Attack group DarkHydrus just ended up re-discovered continuing their operations while adding in a few new techniques to their playbook, researchers said.
DarkHydrus ended up discovered last summer by Palo Alto Networks’ Unit 42 conducting activity in the Middle East surrounding a cluster of attacks using similar tactics, tools, and procedures (TTPs).
This group was observed using tactics such as registering typosquatting domains for security or technology vendors, abusing open-source penetration testing tools, and leveraging novel file types as anti-analysis techniques.
“Since that initial reporting, we had not observed new activity from DarkHydrus until recently, when 360TIC published a tweet and subsequent research discussing delivery documents that appeared to be attributed to DarkHydrus,” said Unit 42 researchers Robert Falcone and Bryan Lee in a post. “In the process of analyzing the delivery documents, we were able to collect additional associated samples, uncover additional functionality of the payloads including the use of Google Drive API, and confirm the strong likelihood of attribution to DarkHydrus. We have notified Google of our findings.”
Reserachers gathered three DarkHydrus delivery documents installing a new variant of the RogueRobin Trojan.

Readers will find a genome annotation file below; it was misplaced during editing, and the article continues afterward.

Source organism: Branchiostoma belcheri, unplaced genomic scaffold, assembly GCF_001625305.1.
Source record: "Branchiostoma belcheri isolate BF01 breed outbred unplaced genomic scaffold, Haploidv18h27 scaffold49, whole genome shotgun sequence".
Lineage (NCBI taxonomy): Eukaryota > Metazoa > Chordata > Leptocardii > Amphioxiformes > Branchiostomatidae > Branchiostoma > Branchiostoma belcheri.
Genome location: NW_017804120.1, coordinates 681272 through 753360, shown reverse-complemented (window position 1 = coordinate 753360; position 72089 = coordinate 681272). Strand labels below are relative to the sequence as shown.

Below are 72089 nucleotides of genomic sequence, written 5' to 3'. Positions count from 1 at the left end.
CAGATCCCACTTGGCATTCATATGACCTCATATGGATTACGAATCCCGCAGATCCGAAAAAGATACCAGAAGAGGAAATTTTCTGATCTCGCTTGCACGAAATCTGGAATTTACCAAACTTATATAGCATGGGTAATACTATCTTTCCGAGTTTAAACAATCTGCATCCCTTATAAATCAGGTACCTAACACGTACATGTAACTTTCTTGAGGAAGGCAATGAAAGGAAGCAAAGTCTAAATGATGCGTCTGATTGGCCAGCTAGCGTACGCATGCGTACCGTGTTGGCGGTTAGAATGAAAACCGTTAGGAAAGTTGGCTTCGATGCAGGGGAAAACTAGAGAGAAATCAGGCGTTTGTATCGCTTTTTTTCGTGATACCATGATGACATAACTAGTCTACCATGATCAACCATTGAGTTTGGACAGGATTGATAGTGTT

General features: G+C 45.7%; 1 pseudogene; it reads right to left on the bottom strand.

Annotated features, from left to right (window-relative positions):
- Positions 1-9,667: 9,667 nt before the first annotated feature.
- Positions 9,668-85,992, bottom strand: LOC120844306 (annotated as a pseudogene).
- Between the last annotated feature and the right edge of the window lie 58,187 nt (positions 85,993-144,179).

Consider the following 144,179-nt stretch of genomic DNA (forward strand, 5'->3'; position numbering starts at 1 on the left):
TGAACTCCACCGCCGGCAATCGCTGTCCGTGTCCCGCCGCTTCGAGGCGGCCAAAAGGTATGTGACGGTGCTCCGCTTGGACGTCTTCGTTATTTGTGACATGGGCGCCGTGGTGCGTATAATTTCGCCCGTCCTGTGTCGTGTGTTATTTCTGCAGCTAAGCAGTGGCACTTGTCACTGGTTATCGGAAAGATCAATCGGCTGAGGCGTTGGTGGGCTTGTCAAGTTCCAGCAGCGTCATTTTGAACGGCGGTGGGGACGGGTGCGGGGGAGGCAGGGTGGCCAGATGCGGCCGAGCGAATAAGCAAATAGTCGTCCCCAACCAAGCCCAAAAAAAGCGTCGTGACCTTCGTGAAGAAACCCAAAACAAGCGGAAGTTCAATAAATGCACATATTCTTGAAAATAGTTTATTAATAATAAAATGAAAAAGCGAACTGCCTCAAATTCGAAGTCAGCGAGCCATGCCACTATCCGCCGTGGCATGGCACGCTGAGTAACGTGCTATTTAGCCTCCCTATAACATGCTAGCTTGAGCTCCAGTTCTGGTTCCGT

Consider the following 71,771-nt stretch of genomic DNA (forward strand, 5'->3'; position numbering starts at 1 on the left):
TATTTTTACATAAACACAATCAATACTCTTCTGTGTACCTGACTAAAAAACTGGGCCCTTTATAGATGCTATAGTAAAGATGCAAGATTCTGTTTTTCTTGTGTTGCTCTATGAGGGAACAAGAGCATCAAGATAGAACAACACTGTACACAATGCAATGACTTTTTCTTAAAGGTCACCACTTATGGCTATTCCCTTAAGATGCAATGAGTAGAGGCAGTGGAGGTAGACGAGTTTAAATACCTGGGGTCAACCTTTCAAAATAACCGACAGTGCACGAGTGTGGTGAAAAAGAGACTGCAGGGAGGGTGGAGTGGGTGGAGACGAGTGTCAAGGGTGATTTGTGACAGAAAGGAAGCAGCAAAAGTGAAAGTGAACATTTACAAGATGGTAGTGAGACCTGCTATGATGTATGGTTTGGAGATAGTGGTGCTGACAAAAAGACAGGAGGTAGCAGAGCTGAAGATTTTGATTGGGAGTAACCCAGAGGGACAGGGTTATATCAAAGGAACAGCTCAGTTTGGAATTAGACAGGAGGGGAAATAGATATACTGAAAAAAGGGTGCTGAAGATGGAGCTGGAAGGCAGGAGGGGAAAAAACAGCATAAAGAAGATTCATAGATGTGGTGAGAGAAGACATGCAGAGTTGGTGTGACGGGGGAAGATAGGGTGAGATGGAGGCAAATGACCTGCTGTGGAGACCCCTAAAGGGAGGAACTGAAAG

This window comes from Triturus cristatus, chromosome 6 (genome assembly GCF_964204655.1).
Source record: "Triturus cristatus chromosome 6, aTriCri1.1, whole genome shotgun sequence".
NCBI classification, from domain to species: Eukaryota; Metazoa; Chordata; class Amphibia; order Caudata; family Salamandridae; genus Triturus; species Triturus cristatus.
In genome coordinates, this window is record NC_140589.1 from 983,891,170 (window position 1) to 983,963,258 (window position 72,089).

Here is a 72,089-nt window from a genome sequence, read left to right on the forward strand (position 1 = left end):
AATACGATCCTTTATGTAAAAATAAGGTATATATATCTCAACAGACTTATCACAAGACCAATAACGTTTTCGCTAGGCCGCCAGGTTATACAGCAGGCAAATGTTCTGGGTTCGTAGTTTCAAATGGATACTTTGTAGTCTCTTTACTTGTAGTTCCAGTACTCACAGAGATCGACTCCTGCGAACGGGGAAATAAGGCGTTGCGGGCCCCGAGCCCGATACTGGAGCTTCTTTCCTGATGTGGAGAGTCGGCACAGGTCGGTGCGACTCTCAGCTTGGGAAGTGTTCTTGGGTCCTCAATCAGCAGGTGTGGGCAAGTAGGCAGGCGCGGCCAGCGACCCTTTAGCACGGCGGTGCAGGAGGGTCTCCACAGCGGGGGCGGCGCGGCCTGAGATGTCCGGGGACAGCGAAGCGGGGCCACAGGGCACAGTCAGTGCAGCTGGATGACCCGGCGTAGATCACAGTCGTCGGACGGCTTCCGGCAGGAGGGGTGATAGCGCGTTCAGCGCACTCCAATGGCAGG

These three documents were similar to each other and are all macro enabled Excel documents with .xlsm file extensions. None of the known documents contain a lure image or message to instruct the recipient to click the Enable Content button necessary to run the macro.
The researchers could not determine the delivery mechanism, it is likely the instructions to click the Enable Content button were provided during delivery, such as in the body of a spear-phishing email, researchers said.
“Without the delivery mechanism we cannot confirm the exact time these delivery documents were used in an attack; however, the observed timestamps within these three delivery documents gives us an idea when the DarkHydrus actors created them,” Falcone and Lee said in the report. “While the creation times were time stomped to a default time of 2006-09-16 00:00:00Z commonly observed in malicious documents, the Last Modified times were still available and suggest that DarkHydrus created these documents in December 2018 and January 2019.”
More timely DarkHydrus delivery documents showed the group abusing open-source penetration testing techniques such as the AppLocker bypass.
The payloads installed by these delivery documents found the DarkHydrus attackers ported their previous PowerShell-based RogueRobin code to an executable variant, which is behavior commonly observed with other groups operating in the Middle East, such as OilRig, the researchers said. In addition, the new variant of RogueRobin is capable of using the Google Drive cloud service for its C2 channel, suggesting DarkHydrus may be shifting to abusing legitimate cloud services for their infrastructure.